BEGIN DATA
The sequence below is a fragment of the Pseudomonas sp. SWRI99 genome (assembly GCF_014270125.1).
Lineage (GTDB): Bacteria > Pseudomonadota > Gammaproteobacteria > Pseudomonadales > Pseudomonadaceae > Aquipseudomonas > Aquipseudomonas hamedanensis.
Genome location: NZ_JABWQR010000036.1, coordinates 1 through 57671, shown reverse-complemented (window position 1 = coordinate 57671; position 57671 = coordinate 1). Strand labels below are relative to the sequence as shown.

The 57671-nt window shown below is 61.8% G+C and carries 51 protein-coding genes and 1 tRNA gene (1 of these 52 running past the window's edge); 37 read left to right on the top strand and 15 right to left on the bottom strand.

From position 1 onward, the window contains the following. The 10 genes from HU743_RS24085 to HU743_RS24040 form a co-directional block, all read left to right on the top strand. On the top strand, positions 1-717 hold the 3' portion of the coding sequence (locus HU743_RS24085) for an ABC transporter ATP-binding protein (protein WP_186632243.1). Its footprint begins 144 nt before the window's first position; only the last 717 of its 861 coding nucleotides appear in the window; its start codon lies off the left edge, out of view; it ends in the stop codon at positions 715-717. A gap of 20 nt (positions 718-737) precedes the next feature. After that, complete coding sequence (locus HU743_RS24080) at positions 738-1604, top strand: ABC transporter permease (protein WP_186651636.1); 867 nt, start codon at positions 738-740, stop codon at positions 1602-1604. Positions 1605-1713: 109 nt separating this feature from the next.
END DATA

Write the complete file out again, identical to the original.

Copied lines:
The sequence below is a fragment of the Pseudomonas sp. SWRI99 genome (assembly GCF_014270125.1).
Lineage (GTDB): Bacteria > Pseudomonadota > Gammaproteobacteria > Pseudomonadales > Pseudomonadaceae > Aquipseudomonas > Aquipseudomonas hamedanensis.
Genome location: NZ_JABWQR010000036.1, coordinates 1 through 57671, shown reverse-complemented (window position 1 = coordinate 57671; position 57671 = coordinate 1). Strand labels below are relative to the sequence as shown.

The 57671-nt window shown below is 61.8% G+C and carries 51 protein-coding genes and 1 tRNA gene (1 of these 52 running past the window's edge); 37 read left to right on the top strand and 15 right to left on the bottom strand.

From position 1 onward, the window contains the following. The 10 genes from HU743_RS24085 to HU743_RS24040 form a co-directional block, all read left to right on the top strand. On the top strand, positions 1-717 hold the 3' portion of the coding sequence (locus HU743_RS24085) for an ABC transporter ATP-binding protein (protein WP_186632243.1). Its footprint begins 144 nt before the window's first position; only the last 717 of its 861 coding nucleotides appear in the window; its start codon lies off the left edge, out of view; it ends in the stop codon at positions 715-717. A gap of 20 nt (positions 718-737) precedes the next feature. After that, complete coding sequence (locus HU743_RS24080) at positions 738-1604, top strand: ABC transporter permease (protein WP_186651636.1); 867 nt, start codon at positions 738-740, stop codon at positions 1602-1604. Positions 1605-1713: 109 nt separating this feature from the next.